What Is Plant Behavior?

Photograph by Peter Shanks.


 Michael Marder

November 2, 2015

Behavior is considered to be the hallmark of an active, purposive attitude to the environment. As we observe animals, we perceive the external signs of behavior in the movements of muscles that allow them, for example, to flee from a dangerous situation or to procure nourishment, achieving easily recognizable objectives. Conversely, connected to the stereotypical view that plants do not move is the idea that they do not behave. The limbs of a tree simply sway in the wind; they cannot, unlike a rabbit’s paws, recoil from a saw or a knife wielded against them. Modifying Aristotle’s dictum that “plants seem to live without sharing in locomotion or perception” in De Anima (410b, 23-4), a vast majority of people today believe that plants live without behaving.

The absurdity of denying behavior to plants is, nonetheless, glaring. Like everything that lives, plants need to nourish themselves, and this operation is far from effortless. It is not enough to expose the leaves to sunlight in an arbitrary arrangement; exposure has to be maximized, especially if other (taller) specimens cast shadow, as they do in a forest or in a jungle. It is a wasteful energetic investment to grow roots in any direction whatsoever; root growth needs to be optimized to reach the most promising patches of soil, with plentiful water and mineral resources.

I am bracketing, in this context, the exceptions of Venus flytrap and Mimosa pudica, two plant species that exhibit the rapid movements of shutting the lobes to capture an insect or of closing the leaves in a defensive response to tactile stimulation. More interesting, to my mind, is the claim that all plants behave in certain ways, regardless of the species they belong to. So, if growth is a kind of slow movement—which is the insight of the very thinker who described vegetal life in strikingly impoverished terms, namely Aristotle—then the fine-grained details of their growth constitute criteria for behavior. From the placement of new shoots and leaves, we may infer carefully made decisions on the most advantageous location for these new parts of plants, grounded on the complex spatial maps they construct.[i]  The pattern of root growth, in turn, is a behavior influenced by the “tactile environment of the root.”[ii] Once we account for differences in time-scales and the experiences of time between the human observer and the observed plant, growth begins to exhibit unmistakable behavioral characteristics that are so obvious in the case of animals.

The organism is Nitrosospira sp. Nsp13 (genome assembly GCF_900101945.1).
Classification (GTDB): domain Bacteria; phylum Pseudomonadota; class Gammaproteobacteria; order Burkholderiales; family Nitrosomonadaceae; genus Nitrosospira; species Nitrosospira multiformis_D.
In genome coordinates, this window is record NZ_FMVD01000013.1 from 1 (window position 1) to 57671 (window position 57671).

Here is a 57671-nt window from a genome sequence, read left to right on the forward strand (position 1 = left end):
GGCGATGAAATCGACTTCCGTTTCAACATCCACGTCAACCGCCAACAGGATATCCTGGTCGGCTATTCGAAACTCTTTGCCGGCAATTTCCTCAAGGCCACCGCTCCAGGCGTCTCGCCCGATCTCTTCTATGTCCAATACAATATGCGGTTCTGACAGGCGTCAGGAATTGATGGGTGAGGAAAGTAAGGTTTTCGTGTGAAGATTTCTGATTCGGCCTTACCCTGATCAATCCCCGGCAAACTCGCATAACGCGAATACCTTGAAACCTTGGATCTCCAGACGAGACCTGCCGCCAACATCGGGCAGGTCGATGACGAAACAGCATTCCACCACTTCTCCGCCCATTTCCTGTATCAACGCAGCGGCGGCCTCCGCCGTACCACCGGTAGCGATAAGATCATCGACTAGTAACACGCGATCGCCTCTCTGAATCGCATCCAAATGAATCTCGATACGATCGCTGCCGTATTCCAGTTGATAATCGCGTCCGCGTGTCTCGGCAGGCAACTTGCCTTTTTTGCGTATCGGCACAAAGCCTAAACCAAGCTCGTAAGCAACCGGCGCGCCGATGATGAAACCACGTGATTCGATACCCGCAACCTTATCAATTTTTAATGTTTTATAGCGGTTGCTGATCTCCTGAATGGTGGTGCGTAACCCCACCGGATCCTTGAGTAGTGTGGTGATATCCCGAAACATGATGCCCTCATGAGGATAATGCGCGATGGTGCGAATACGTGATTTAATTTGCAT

Richard Karban, Professor in the Department of Entomology and Nematology at the University of California, Davis, defines plant behavior as “morphological or physiological responses to events, relative to the lifetime of an individual”.[iii] In the formulation “morphological and physiological responses,” we should hear another echo of Aristotle, who saw in metamorphosis (literally, change of shape) yet another kind of movement. That is to say: plants behave by initiating a chain of alterations, sometimes at the level of genetic transcription, that permit them to respond to events such as the onset of drought more effectively, seeing that they cannot leave the places wherein they grow. Responding to abiotic, environmental stress, plants can alter metabolic rates, roll their leaves, close stoma, and so forth.[iv]